Pennsylvania's Role | Pennsylvania Civil War 150
Pennsylvania Civil War 150

Pennsylvania Civil War 150

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Pennsylvania's Role

In human and material contributions, the Keystone State upheld its name during the Civil War. In 1860, Pennsylvania was the second most populous state, approaching a population of 3 million. The state boasted the second highest enlistment of soldiers in the Union army—more than 340,000.

While serving in segregated units, more than 8,600 black Pennsylvanians joined the fight. Pennsylvania recruited more black troops for service in the USCT than any other northern state. President Lincoln once chided an opponent of emancipation and black soldiers: “You say you will not fight to free negroes. Some of them seem willing to fight for you.” His Emancipation Proclamation allowed African Americans to serve in the military in 1863, and 11 such Pennsylvania regiments were trained at Philadelphia’s Camp William Penn.

More than 33,000 Pennsylvanians died in service with thousands more left physically or mentally scarred by war.

Charity Aids War Relief Efforts

The war’s vast scale overwhelmed the resources and experience of the government. Lack of preparation and shortages of supplies and medical care imperiled many early state recruits for the military. To remedy this problem, communities formed relief groups to provide comfort to soldiers. Women played prominent roles in “aid societies” sewing clothing, making bandages, and packing food and sundries.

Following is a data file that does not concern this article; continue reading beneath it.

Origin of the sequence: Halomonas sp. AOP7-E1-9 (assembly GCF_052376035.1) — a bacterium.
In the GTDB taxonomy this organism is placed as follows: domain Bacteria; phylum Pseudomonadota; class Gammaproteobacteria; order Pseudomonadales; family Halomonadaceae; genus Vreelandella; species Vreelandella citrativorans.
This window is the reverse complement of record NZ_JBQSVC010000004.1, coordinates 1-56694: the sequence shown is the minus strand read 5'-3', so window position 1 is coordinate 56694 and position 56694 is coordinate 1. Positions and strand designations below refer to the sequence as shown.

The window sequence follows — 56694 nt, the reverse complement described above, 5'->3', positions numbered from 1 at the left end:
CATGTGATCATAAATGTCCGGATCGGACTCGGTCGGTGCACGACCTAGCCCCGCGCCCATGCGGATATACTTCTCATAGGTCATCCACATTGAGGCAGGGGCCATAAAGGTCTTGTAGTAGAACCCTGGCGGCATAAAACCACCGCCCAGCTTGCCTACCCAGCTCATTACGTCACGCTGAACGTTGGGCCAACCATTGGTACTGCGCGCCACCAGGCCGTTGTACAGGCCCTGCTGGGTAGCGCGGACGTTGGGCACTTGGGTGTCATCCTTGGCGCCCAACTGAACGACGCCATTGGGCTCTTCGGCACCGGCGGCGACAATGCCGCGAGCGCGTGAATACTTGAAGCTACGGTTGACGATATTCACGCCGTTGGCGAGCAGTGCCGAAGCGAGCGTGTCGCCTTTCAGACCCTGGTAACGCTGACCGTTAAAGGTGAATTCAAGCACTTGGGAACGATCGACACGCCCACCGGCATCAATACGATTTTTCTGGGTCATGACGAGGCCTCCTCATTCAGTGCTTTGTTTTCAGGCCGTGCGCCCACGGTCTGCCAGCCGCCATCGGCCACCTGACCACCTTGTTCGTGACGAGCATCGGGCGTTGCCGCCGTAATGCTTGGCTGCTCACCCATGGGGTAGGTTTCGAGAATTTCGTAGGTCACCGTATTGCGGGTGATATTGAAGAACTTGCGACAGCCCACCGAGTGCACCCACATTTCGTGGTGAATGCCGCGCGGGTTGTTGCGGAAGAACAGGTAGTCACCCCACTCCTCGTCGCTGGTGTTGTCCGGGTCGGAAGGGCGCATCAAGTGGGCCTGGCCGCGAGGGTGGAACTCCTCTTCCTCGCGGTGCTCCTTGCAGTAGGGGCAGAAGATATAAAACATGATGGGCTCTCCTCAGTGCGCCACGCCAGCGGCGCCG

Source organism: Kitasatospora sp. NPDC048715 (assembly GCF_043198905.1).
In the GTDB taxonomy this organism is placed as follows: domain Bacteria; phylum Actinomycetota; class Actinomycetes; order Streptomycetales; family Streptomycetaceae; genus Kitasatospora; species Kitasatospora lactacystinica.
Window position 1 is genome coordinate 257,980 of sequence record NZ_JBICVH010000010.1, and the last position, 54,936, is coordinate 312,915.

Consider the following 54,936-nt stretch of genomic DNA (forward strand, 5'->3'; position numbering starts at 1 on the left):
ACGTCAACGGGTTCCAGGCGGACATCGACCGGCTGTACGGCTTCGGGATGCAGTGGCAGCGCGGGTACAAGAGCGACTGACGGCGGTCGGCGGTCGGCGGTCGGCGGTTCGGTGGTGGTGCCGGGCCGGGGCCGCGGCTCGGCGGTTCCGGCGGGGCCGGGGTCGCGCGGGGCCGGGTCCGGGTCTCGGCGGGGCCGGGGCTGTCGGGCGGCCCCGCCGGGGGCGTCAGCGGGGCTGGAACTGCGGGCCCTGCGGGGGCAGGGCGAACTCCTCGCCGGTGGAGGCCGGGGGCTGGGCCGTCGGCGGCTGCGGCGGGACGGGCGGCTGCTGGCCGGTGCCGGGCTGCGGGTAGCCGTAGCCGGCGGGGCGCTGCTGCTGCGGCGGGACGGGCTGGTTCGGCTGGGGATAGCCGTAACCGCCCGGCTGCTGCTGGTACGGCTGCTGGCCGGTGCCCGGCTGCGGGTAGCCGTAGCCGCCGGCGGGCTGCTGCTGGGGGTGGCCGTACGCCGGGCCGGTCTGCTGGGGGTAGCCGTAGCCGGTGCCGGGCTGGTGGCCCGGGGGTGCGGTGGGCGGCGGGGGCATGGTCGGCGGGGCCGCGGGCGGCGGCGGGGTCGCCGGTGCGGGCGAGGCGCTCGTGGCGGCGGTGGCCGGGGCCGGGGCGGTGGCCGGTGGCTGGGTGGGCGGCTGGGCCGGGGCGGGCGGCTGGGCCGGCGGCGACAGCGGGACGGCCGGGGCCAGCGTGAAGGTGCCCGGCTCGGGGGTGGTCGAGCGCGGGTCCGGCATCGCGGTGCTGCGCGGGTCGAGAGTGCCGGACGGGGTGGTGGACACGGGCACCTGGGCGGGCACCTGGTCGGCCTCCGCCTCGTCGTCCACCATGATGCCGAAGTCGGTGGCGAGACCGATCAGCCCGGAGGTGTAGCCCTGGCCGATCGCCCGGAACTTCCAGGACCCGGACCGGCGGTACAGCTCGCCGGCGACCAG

While these local benevolent efforts targeted friends and relatives, wartime charity became acts of patriotism toward the nation. Northerners relied upon considerable experience creating and administering a wide array of charitable, fraternal, and social organizations. This experience proved to be one of the North’s strongest wartime assets.

One of the most significant national organizations was the United States Sanitary Commission, created in 1861 to help the government care for sick and wounded soldiers and their families. Donations of time and money throughout the North helped the organization acquire food, medicine, clothing, and other items.

Beginning in late 1863, regional chapters began hosting highly popular Sanitary Fairs in major cities featuring parades, exhibits and entertainment for war relief. Thrifty Pittsburghers recycled the wooden structures from the Cleveland Sanitary Fair when it opened on the Allegheny Commons in June 1864. In 18 days, the fair raised more than $300,000, a tribute to the wartime economic boom of that industrial city. Philadelphia was a main eastern branch of the Sanitary Commission and in its final report noted that 1,250,000 soldiers had passed through its doors. One of the great comforts was the Refreshment Saloon administered by the Women’s Pennsylvania Branch.